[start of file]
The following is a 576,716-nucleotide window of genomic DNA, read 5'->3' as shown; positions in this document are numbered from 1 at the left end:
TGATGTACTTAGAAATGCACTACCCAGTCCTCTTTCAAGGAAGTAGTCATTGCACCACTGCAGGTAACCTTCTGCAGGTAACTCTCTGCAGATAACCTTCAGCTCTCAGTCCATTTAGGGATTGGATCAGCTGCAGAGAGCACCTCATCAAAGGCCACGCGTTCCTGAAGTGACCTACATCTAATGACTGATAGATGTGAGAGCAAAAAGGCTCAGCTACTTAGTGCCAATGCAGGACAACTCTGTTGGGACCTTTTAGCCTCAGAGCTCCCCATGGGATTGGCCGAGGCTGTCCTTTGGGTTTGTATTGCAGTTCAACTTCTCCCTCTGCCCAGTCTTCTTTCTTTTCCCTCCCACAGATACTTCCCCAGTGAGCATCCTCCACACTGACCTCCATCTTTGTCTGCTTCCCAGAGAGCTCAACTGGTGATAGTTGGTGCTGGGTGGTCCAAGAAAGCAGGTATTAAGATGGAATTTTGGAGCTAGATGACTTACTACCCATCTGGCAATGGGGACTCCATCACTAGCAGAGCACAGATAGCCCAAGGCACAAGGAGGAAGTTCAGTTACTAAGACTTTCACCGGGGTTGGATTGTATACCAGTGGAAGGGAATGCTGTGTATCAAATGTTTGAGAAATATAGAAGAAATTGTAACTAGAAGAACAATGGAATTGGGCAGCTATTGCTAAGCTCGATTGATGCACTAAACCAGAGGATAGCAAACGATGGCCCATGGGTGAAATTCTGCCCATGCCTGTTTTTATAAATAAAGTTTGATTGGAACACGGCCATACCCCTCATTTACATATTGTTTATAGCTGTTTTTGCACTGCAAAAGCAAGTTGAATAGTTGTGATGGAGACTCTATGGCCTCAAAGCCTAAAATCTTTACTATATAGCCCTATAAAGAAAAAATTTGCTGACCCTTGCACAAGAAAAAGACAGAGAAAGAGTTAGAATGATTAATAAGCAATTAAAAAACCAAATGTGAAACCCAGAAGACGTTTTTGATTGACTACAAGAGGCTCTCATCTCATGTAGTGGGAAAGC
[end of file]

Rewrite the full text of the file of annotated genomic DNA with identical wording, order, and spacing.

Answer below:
The following is a 576,716-nucleotide window of genomic DNA, read 5'->3' as shown; positions in this document are numbered from 1 at the left end:
TGATGTACTTAGAAATGCACTACCCAGTCCTCTTTCAAGGAAGTAGTCATTGCACCACTGCAGGTAACCTTCTGCAGGTAACTCTCTGCAGATAACCTTCAGCTCTCAGTCCATTTAGGGATTGGATCAGCTGCAGAGAGCACCTCATCAAAGGCCACGCGTTCCTGAAGTGACCTACATCTAATGACTGATAGATGTGAGAGCAAAAAGGCTCAGCTACTTAGTGCCAATGCAGGACAACTCTGTTGGGACCTTTTAGCCTCAGAGCTCCCCATGGGATTGGCCGAGGCTGTCCTTTGGGTTTGTATTGCAGTTCAACTTCTCCCTCTGCCCAGTCTTCTTTCTTTTCCCTCCCACAGATACTTCCCCAGTGAGCATCCTCCACACTGACCTCCATCTTTGTCTGCTTCCCAGAGAGCTCAACTGGTGATAGTTGGTGCTGGGTGGTCCAAGAAAGCAGGTATTAAGATGGAATTTTGGAGCTAGATGACTTACTACCCATCTGGCAATGGGGACTCCATCACTAGCAGAGCACAGATAGCCCAAGGCACAAGGAGGAAGTTCAGTTACTAAGACTTTCACCGGGGTTGGATTGTATACCAGTGGAAGGGAATGCTGTGTATCAAATGTTTGAGAAATATAGAAGAAATTGTAACTAGAAGAACAATGGAATTGGGCAGCTATTGCTAAGCTCGATTGATGCACTAAACCAGAGGATAGCAAACGATGGCCCATGGGTGAAATTCTGCCCATGCCTGTTTTTATAAATAAAGTTTGATTGGAACACGGCCATACCCCTCATTTACATATTGTTTATAGCTGTTTTTGCACTGCAAAAGCAAGTTGAATAGTTGTGATGGAGACTCTATGGCCTCAAAGCCTAAAATCTTTACTATATAGCCCTATAAAGAAAAAATTTGCTGACCCTTGCACAAGAAAAAGACAGAGAAAGAGTTAGAATGATTAATAAGCAATTAAAAAACCAAATGTGAAACCCAGAAGACGTTTTTGATTGACTACAAGAGGCTCTCATCTCATGTAGTGGGAAAGC